Rating: 3.5 out of 5
Youth in Revolt: The Journals of Nick Twisp was a witty little epistolary novel that I read when I was myself a “youth in revolt” many years ago. It was heavy on absurdist camp and black humour and featured a memorably piquant teenaged protagonist who became a hero of mine.
I imagine disillusioned teenagers before my generation looked up to Holden Caulfield in similar fashion. So when I heard that there was going to film adaptation and that Michael Cera was going to be Nick Twisp, I went, “Well that’s just bloody perfect!”
I didn’t mean that sarcastically. Cera does indeed play this archetypal character in every movie (I also imagined Cera as the comic-book protagonist Scott Pilgrim, and guess who’s in that film adaptation...) and he does it with aplomb. Because he plays the charmingly quick-witted, loveable dork so magnificently, it’s hard to complain about lack of range.
Twisp is a melancholy 16-year-old outcast who is forced to not only deal with being a social pariah but his two immature divorced parents (Steve Buscemi and Jean Smart) and their grossly overt displays of public affection with their new partners (Ari Graynor on the dad’s side and the strange progression from Zach Galifianakis to Ray Liotta on the mom’s) as well.
Nick handles his achingly embarrassing life gracefully enough, seemingly content to ride it out on just his considerable wit while occasionally retreating into Fellini movies and Sinatra records. That is until he meets the girl of his dreams, Sheeni Saunders (Portia Doubleday).
To win Sheeni’s love, Nick concocts a hilariously sociopathic alter ego named Francois Dillinger (a moustachioed, sunglass-donning, evil version of Twisp) for himself, in the hopes that his split personality will allow him to do things that the normally shy and reserved Nick would never be able to conceive of, let alone follow through on.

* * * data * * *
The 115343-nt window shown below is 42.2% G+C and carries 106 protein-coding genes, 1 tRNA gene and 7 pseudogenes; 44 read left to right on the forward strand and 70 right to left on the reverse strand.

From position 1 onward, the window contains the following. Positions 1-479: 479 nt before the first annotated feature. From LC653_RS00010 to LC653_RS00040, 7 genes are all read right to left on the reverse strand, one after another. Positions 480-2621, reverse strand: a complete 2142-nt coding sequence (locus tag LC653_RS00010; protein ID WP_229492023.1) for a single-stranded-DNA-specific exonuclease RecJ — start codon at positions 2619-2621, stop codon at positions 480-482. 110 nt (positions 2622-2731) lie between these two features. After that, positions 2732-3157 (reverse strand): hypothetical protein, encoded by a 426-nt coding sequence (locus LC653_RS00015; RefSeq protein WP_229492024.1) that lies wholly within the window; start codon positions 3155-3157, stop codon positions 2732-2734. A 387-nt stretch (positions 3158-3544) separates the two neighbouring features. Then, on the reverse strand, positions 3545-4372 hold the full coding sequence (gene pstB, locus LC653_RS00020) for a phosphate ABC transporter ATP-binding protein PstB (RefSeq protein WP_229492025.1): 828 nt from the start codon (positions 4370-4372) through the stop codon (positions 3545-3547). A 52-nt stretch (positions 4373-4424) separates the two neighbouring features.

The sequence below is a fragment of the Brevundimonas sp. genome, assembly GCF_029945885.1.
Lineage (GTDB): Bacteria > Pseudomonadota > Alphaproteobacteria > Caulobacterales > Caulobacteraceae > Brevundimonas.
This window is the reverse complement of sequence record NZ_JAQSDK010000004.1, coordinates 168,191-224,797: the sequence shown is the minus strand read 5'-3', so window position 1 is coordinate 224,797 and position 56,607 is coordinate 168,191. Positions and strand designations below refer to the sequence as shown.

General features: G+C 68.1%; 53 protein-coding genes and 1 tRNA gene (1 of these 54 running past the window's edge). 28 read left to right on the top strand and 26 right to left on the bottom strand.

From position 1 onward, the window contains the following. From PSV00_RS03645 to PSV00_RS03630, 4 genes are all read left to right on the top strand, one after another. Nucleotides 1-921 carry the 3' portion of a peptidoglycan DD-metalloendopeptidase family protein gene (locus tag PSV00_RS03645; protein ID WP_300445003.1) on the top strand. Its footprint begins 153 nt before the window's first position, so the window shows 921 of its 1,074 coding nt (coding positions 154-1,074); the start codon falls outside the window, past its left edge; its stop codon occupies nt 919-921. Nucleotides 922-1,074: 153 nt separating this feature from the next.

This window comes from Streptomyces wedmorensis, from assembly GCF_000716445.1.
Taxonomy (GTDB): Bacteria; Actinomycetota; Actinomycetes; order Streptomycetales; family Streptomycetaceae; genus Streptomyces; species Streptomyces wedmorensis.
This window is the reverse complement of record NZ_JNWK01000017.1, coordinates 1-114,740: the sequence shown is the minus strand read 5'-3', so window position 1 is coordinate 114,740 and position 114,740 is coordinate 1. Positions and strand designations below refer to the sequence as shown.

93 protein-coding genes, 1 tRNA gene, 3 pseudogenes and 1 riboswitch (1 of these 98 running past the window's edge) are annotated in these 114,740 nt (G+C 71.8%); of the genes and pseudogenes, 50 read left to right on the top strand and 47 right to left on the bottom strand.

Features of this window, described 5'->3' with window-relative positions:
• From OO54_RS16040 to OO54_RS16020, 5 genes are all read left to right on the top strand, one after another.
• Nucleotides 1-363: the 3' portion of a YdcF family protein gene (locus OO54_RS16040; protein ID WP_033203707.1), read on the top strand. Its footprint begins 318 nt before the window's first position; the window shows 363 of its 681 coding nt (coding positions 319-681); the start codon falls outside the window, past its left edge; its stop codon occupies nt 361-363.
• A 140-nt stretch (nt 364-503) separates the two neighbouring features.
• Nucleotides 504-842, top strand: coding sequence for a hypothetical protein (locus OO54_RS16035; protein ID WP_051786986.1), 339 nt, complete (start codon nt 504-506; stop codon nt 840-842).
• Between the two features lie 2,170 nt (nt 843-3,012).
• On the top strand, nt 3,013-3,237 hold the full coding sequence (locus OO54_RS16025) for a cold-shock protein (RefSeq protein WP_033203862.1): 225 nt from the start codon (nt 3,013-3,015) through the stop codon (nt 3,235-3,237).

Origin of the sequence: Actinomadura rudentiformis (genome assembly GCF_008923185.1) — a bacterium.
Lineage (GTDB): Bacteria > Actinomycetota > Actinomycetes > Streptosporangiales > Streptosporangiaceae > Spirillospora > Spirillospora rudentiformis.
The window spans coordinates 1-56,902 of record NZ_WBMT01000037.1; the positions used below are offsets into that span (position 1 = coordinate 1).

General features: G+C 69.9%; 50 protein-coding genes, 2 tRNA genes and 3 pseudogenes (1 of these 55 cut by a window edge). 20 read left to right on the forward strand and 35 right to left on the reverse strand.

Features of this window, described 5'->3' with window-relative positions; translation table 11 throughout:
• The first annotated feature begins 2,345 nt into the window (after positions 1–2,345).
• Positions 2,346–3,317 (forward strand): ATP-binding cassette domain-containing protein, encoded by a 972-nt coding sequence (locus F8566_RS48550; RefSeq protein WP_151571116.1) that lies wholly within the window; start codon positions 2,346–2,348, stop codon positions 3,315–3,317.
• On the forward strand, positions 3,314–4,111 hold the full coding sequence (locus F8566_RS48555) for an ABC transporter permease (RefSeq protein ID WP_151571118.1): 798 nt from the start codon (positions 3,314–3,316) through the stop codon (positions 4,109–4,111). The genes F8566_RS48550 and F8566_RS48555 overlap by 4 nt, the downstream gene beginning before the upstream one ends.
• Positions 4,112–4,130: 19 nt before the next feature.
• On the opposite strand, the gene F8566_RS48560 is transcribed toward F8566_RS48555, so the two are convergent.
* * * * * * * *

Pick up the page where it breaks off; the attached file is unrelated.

Things invariably spin out of control in the most farcical manner possible, leaving the in-over-his-head Nick with no choice but to, what else, dig deeper holes in an attempt to get out of the previous one.
Youth in Revolt may not reach the absurdist heights of its source material but it’s a bitingly twisted and chaotically hilarious exploration of teenage angst in own right. It’s a bit like The Catcher in the Rye meets Fight Club.
Cera additionally gets to put my earlier “lack of range” notion of him to rest with a convincingly winning turn as depraved bad boy Francois Dillinger. Maybe it’s just the novelty of seeing Cera play calamitous, but whenever Dillinger in onscreen, the film sparkles and the laughs get turned up to 11.
Youth in Revolt may be just another in a long line of hipster coming-of-age comedies dripping in indie-cred and twee whimsicality; but it’s one of the better ones out there.
About Hidzir Junaini
Hidzir Junaini, aka inSing.com's Movie Lover, is 23-years-old and a wealthy playboy billionaire by day and a caped crusader by night. Only one of those is true. He’s actually a freelance writer, blogger, full-time film buff and some-time socially awkward nerd. He also writes about music, restaurants and nightlife for Metrowize Asia.
Hidzir is the winner of the inaugural inSing Movie Lover contest that garnered over 1,000 participants. The Movie Lover contest is a search for a candidate who possesses outstanding passion for movies and a talent for writing engaging movie reviews.